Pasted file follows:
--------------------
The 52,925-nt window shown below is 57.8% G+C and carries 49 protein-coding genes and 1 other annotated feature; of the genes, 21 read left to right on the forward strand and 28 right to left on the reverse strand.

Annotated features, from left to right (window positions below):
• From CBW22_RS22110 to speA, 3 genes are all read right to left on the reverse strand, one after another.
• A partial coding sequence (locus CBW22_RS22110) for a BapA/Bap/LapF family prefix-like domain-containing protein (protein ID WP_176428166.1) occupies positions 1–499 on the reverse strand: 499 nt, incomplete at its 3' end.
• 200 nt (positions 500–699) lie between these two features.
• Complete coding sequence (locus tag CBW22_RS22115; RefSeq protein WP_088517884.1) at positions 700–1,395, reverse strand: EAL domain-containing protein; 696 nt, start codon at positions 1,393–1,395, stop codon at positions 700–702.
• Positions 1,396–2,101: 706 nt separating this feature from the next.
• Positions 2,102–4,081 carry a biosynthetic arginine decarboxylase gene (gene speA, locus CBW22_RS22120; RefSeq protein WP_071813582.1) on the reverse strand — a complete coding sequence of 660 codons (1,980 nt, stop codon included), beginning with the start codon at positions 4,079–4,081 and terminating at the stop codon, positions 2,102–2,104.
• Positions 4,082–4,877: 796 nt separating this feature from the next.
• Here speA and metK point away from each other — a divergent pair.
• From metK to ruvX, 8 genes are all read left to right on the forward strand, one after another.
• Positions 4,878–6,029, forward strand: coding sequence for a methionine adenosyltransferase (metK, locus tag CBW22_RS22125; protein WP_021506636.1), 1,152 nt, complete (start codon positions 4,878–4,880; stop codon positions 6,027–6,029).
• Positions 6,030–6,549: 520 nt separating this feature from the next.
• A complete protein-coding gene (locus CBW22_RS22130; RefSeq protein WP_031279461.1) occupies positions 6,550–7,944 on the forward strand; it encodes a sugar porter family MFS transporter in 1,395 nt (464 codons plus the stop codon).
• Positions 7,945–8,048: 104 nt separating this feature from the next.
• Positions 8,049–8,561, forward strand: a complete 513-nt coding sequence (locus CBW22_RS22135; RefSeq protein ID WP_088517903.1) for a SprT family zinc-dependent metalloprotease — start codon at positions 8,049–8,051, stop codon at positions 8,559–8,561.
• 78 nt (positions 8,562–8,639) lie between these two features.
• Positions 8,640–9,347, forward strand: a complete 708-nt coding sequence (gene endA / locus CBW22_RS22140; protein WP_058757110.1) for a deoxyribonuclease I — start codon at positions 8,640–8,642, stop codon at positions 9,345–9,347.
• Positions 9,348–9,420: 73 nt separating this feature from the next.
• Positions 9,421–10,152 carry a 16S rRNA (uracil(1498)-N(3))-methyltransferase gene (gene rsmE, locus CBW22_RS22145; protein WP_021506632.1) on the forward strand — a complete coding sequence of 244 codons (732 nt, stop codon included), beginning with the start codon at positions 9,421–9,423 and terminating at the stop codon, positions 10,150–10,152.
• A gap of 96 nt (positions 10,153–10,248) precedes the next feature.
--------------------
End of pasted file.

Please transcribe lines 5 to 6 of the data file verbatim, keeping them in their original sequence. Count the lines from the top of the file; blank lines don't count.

• 200 nt (positions 500–699) lie between these two features.
• Complete coding sequence (locus tag CBW22_RS22115; RefSeq protein WP_088517884.1) at positions 700–1,395, reverse strand: EAL domain-containing protein; 696 nt, start codon at positions 1,393–1,395, stop codon at positions 700–702.